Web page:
City managers

A city manager can wear many faces of city government. According to the Texas City Management Association, a city manager in a council-manager form of government can prepare budgets, implement policy, handle administrative duties and hire and fire personnel.



The city of Pearland appointed Clay Pearson as city manager in March. During his 20-year career, Pearson has gained a broad overview and understanding for the varied operations of city government.



Pearson comes to Pearland from Novi, Michigan, where he served as city manager since July 2006 after serving as assistant city manager since September 2000. Prior to that, Pearson served the city of Elgin, Illinois, for more than a decade in various capacities.



Friendswood City Manager Roger Roecker began his foray into local government as the city's finance director in 1989. Roecker was named director of administrative services for the city in 1992 and became city manager in 2008 after serving as interim city manager for 17 months.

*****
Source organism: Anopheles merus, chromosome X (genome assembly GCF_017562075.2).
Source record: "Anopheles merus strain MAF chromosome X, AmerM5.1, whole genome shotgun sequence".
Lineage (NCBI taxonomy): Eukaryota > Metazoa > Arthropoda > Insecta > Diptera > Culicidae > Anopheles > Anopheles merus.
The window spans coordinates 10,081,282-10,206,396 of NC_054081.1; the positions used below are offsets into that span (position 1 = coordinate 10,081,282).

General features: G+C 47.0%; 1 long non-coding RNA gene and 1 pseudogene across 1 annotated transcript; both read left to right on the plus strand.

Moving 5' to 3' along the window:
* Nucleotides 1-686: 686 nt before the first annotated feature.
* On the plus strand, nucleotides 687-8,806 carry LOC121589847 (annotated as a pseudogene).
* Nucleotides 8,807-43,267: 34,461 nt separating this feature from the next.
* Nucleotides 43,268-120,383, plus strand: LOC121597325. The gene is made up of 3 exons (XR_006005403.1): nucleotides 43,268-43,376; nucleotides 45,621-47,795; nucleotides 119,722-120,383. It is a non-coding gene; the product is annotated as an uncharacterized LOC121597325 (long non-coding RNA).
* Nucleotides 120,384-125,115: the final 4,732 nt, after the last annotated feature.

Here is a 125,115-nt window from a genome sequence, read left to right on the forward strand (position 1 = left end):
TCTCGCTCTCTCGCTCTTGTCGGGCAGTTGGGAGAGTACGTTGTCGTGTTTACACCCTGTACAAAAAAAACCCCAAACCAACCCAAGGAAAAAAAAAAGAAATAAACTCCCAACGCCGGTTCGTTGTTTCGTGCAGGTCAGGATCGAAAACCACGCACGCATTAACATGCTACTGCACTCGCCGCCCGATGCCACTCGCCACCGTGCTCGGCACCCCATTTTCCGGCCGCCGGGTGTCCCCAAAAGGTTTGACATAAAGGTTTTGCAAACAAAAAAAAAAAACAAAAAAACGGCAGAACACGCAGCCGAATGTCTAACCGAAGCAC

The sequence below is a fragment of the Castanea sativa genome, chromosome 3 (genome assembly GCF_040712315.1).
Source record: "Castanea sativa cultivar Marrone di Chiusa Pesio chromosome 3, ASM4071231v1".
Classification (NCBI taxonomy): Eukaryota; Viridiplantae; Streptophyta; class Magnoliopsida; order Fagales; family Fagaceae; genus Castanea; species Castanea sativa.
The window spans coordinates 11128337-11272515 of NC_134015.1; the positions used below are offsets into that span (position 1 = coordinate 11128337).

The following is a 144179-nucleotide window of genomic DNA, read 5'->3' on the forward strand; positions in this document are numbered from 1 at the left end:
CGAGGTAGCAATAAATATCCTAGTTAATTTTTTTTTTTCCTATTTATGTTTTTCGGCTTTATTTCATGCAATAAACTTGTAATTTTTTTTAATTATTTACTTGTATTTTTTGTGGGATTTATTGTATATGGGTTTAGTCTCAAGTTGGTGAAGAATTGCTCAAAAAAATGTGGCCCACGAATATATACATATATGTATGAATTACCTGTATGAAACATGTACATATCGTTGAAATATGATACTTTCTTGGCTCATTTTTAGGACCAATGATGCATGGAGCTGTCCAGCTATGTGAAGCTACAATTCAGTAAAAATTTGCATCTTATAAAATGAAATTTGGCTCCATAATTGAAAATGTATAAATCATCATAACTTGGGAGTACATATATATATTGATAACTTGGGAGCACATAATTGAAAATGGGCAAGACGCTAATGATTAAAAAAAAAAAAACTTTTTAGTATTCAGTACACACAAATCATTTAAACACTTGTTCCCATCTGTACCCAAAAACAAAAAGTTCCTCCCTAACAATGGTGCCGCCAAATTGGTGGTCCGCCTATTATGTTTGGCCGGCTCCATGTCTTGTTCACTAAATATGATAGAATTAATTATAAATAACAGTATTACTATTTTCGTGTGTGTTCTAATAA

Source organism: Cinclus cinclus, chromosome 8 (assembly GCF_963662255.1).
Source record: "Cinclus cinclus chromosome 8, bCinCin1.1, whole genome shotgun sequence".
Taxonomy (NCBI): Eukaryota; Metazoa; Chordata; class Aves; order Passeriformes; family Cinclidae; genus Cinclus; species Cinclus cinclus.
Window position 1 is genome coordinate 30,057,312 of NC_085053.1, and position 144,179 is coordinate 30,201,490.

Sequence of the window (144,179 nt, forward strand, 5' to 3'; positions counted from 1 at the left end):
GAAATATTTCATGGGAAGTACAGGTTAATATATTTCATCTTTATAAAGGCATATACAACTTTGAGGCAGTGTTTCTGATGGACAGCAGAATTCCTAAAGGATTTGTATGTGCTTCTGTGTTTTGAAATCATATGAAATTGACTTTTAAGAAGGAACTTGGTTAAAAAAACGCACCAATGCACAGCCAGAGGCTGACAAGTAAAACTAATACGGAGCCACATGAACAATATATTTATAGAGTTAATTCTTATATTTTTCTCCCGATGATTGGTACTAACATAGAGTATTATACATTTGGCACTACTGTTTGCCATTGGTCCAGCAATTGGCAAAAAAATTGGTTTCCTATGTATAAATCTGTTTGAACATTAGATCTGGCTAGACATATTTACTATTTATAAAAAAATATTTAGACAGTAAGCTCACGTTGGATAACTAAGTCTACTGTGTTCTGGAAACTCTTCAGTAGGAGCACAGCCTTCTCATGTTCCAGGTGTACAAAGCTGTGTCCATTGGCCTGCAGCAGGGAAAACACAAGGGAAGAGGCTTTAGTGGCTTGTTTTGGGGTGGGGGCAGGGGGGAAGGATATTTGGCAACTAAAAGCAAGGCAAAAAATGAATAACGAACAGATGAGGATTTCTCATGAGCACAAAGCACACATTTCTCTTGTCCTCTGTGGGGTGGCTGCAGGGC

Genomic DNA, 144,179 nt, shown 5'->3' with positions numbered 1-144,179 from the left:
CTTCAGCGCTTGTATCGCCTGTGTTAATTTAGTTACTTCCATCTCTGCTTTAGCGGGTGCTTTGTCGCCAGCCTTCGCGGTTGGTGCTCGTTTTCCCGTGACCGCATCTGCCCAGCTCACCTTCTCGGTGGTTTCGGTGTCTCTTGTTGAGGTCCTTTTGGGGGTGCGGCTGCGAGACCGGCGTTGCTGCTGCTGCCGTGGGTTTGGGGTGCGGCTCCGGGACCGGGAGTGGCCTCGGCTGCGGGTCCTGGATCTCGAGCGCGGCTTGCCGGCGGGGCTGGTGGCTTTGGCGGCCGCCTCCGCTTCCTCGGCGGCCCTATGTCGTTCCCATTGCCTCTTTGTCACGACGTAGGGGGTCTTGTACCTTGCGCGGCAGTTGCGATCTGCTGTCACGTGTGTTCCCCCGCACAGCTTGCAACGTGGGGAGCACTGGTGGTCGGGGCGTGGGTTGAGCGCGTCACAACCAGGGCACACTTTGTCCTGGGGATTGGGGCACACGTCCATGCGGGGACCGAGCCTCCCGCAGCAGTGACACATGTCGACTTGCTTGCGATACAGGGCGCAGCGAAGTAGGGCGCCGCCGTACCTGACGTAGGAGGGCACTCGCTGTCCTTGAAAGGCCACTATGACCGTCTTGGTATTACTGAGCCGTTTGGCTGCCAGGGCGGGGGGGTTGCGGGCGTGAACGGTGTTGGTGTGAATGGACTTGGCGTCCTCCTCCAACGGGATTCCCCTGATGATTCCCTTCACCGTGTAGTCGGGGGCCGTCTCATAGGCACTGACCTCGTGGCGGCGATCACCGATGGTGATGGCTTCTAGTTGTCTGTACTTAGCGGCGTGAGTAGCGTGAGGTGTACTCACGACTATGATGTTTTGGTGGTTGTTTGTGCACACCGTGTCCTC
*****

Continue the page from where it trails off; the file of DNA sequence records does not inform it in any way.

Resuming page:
He has more than 39 years of finance and management experience.



Clay Pearson, City Manager, Pearland



What do you like most about working in Pearland?



It's a very welcoming community and very energetic. Those two things fit right in with my personality. There's a very can-do attitude here, and people are not pretentious. Everybody has been very welcoming.



Describe some of the challenges facing Pearland.



Pearland is a city growing into itself. We have a very large geographic population and we're [an] economic city that's growing quickly. And not all of the corresponding road systems, city service delivery systems, things that we work on every day here, have grown to meet that. Developers have built up the residential, but we're also building two fire stations within 12 months. That's pretty extraordinary. So, you have to build those physical spaces. You have to staff them up. You got to bring those people on board. That's a pretty stark example of the growth curve and the challenges we all face. It can all be done. It just takes a lot of hard work and focus. You won't hear us talk too much about being the fastest-growing city or anything like that. [Cities] can grow fast, but it's what [they] do with that [growth that matters].